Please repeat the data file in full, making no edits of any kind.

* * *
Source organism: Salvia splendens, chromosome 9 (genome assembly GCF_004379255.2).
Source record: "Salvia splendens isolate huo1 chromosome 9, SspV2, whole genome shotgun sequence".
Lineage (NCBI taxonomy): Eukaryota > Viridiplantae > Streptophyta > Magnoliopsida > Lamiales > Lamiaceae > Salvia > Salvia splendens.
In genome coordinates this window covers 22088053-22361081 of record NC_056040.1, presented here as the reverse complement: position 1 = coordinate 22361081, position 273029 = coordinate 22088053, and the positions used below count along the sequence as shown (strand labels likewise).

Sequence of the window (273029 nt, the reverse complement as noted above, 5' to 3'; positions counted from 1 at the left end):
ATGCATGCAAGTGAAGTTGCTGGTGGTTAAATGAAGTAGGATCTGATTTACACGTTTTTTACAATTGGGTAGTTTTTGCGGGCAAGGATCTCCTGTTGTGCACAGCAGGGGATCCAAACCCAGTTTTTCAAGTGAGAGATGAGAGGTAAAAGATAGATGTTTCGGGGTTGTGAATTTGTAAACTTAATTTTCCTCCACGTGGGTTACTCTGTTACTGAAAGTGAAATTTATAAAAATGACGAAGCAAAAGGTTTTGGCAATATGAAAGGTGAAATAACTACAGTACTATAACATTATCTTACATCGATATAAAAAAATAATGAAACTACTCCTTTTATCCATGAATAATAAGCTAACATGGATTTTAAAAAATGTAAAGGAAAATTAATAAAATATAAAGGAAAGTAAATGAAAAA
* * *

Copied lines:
Source organism: Salvia splendens, chromosome 9 (genome assembly GCF_004379255.2).
Source record: "Salvia splendens isolate huo1 chromosome 9, SspV2, whole genome shotgun sequence".
Lineage (NCBI taxonomy): Eukaryota > Viridiplantae > Streptophyta > Magnoliopsida > Lamiales > Lamiaceae > Salvia > Salvia splendens.
In genome coordinates this window covers 22088053-22361081 of record NC_056040.1, presented here as the reverse complement: position 1 = coordinate 22361081, position 273029 = coordinate 22088053, and the positions used below count along the sequence as shown (strand labels likewise).

Sequence of the window (273029 nt, the reverse complement as noted above, 5' to 3'; positions counted from 1 at the left end):
ATGCATGCAAGTGAAGTTGCTGGTGGTTAAATGAAGTAGGATCTGATTTACACGTTTTTTACAATTGGGTAGTTTTTGCGGGCAAGGATCTCCTGTTGTGCACAGCAGGGGATCCAAACCCAGTTTTTCAAGTGAGAGATGAGAGGTAAAAGATAGATGTTTCGGGGTTGTGAATTTGTAAACTTAATTTTCCTCCACGTGGGTTACTCTGTTACTGAAAGTGAAATTTATAAAAATGACGAAGCAAAAGGTTTTGGCAATATGAAAGGTGAAATAACTACAGTACTATAACATTATCTTACATCGATATAAAAAAATAATGAAACTACTCCTTTTATCCATGAATAATAAGCTAACATGGATTTTAAAAAATGTAAAGGAAAATTAATAAAATATAAAGGAAAGTAAATGAAAAA